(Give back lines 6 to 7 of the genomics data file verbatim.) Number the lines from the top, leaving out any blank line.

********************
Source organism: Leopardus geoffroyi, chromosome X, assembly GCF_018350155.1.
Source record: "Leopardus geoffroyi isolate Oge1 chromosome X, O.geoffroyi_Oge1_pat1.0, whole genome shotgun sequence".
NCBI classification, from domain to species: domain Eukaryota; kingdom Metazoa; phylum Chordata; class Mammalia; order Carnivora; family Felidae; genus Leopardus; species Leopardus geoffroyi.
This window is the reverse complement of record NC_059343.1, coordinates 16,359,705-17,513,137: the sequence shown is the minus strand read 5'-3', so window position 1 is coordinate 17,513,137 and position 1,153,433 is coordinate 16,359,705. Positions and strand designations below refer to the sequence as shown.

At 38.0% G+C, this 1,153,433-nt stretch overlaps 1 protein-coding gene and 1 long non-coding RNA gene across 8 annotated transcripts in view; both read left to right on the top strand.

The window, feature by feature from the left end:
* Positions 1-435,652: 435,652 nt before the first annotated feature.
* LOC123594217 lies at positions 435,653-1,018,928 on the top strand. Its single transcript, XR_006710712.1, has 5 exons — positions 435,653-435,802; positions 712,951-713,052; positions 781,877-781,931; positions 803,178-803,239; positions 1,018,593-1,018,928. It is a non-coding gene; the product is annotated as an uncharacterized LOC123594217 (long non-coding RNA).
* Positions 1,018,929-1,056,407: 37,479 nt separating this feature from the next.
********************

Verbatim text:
The window, feature by feature from the left end:
* Positions 1-435,652: 435,652 nt before the first annotated feature.